- Taking Class
- Class in Brief
Hip Hop & Jazz Funk
NiCoO’Connor’s intricate yet groovy style is based in jazz funk, contemporary hip hop, and classic 90s grooves. Taking hip hop with NiCo, you may get anything from gritty swag to a fierce pop performance routine. In jazz funk, he highlights the more technical side of his style.NiCo encourages students to commit and focus on the intention behind the movement. In his class, he says, dancers always get the chance to tap into a feeling or emotion.
Class members say they appreciate NiCo’s use of levels and the way his choreography pushes their bodies physically—and also the diversity ofNiCo’smovement.
“Focus on the details and the music,
let everything else go!”
In his teens, NiCo trained in hip-hop technique at Culture Shock in Oakland, CA—developing strong fundamentals in breakdance, popping, and locking—then went on to study more stylized hip hop. His choreography is also richly influenced by his passion for the old-school grooves and jazz funk he grew up watching in videos for 90s R&B artists like TLC.
While NiCo’s style can be intricate and challenging, it’s always organic and rooted in the sensation of movement. NiCo doesn’t usually use a mirror while he choreographs. Late at night, when he’s most inspired, he moves the table to make space to dance in his kitchen.
Before teaching, he gives a new routine a final check in the mirror.
But while he’s creating, NiCo says, “I don’t want to think about what looks cool in the mirror, but what feels right on the body.”
In class, NiCois patient and methodical; he really wants students to learn. He breaks the moves down, leads the class in marking half-time, and describes what he wants in detail.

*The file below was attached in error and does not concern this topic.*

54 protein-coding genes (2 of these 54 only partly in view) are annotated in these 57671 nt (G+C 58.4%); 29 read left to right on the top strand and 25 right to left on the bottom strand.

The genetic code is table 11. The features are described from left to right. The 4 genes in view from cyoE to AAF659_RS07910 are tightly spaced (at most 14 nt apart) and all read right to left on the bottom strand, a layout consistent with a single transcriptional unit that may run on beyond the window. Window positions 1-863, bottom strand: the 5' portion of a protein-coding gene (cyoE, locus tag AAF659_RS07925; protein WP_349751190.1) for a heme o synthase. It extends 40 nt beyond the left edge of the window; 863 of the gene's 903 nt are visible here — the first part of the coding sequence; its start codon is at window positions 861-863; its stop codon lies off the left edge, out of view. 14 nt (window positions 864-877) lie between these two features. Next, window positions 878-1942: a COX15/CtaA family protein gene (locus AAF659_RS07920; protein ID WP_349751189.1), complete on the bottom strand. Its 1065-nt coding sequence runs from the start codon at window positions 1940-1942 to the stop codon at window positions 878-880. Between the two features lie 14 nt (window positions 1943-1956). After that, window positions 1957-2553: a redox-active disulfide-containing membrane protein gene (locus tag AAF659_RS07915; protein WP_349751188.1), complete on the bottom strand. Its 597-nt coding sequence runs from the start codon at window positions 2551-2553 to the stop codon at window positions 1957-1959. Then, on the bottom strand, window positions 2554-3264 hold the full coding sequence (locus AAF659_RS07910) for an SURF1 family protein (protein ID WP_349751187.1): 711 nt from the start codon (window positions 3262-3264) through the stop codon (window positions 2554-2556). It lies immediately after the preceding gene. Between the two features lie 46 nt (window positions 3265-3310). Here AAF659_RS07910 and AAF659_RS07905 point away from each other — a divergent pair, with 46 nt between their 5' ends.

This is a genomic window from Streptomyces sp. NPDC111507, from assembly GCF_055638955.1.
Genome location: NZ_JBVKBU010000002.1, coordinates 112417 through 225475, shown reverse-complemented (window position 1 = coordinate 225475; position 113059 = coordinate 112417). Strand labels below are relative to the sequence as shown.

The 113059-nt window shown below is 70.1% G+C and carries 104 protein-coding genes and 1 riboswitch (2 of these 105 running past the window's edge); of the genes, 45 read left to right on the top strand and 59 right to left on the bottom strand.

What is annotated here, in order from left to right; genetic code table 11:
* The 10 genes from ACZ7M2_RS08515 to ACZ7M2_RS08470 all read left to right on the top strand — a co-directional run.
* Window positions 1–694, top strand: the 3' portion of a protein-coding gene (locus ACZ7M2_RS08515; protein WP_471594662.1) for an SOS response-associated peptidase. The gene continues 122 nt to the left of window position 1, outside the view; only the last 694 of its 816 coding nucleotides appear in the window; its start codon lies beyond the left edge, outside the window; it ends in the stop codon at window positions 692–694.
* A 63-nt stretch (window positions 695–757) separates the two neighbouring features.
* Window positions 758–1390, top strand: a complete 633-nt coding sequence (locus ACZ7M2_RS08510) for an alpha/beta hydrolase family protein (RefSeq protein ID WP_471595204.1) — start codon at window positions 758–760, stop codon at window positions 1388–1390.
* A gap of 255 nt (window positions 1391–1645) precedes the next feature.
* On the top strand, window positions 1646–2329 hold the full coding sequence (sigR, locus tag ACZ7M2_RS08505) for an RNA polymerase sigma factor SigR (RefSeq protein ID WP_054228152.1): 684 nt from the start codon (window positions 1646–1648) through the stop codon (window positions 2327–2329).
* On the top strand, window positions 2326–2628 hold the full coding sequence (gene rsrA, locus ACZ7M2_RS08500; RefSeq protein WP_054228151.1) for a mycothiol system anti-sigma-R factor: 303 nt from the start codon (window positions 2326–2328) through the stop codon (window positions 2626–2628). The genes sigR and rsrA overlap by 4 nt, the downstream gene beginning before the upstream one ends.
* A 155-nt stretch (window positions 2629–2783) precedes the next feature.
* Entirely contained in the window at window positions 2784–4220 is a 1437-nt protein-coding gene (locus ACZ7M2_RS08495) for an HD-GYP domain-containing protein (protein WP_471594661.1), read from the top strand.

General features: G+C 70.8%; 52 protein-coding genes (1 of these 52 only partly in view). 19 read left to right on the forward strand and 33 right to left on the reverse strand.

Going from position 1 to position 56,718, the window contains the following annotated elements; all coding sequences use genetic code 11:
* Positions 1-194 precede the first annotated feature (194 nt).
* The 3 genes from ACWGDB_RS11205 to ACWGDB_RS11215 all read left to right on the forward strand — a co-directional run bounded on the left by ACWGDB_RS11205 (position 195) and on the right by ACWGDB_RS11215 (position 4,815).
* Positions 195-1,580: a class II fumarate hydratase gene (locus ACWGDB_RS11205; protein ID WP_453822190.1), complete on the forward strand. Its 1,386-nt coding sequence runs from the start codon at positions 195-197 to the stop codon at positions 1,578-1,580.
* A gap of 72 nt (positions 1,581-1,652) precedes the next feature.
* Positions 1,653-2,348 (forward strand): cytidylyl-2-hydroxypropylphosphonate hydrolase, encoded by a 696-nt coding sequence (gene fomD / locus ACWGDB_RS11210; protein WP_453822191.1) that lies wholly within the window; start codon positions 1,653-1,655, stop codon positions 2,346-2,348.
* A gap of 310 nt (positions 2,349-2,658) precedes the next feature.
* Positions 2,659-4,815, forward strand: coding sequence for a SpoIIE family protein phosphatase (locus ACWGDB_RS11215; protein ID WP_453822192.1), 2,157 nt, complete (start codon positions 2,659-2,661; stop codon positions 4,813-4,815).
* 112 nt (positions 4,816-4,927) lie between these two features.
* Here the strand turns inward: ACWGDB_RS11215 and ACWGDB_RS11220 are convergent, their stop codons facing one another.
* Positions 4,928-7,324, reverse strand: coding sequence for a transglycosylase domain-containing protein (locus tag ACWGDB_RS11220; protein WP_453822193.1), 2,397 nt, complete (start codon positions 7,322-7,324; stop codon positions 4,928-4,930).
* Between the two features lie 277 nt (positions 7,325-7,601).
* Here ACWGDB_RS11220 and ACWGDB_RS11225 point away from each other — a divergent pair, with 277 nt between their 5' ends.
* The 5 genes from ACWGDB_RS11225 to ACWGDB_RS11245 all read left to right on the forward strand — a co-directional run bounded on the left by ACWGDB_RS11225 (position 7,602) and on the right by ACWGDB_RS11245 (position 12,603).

“Let it accent, but still move to the beat,” NiCo instructed in one class. “. . . This part should be heavy—boom, boom. . . Listen to the bass, it’s carrying a lot of the choreography . . . Let it flow.”
“Charge it up,”NiCosaid of one part. “It can be whatever you want.”
He encourages individuality in class,NiCosays, and invites his students to let go of self-consciousness and be open to making mistakes as they grow and push outside their comfort zone.Hewants to see dancers move with intent, and commit to their execution.
“It’s all about letting go and letting your light shine,”NiCosays. “Focus on the details and the music, let everything else go!”
NiCosets a tone by example, and students say his warmth and positive energy make him a pleasure to learn from.
“His personality is so light and bright,” says Summer Dion.
NiCo received his first regular class at Millennium, where he was a work-study for over three years after arriving in L.A., and has also taught at other top studios. His passion for dance gave NiCo drive and direction when he needed it, and teaching has become about much more to him than giving a combo, he says. Many younger dancers haven’t fully figured out who they are yet, so NiCo strives to nurture students as they grow into themselves.
Hip Hop & Jazz Funk
Class in Brief
In NiCo O’Connor’s hip hop class, you may get anything from gritty swag to a fierce pop performance routine. In jazz funk, he highlights his more technical side. But in all of NiCo’s classes, dancers get the chance to tap into a feeling or emotion.
Class members appreciate NiCo’s physically challenging choreography and the diversity ofhismovement. His style is rich in old-school grooves and 90s-style jazz funk, and also draws on contemporary hip hop and hip-hop technique fundamentals from styles such as popping and locking.
NiCois a patient teacher who really wants students to learn. He breaks the moves down thoroughly and reviews when needed. NiCo also encourages individuality and risk-taking in class, and students enjoy his warm, energetic personality.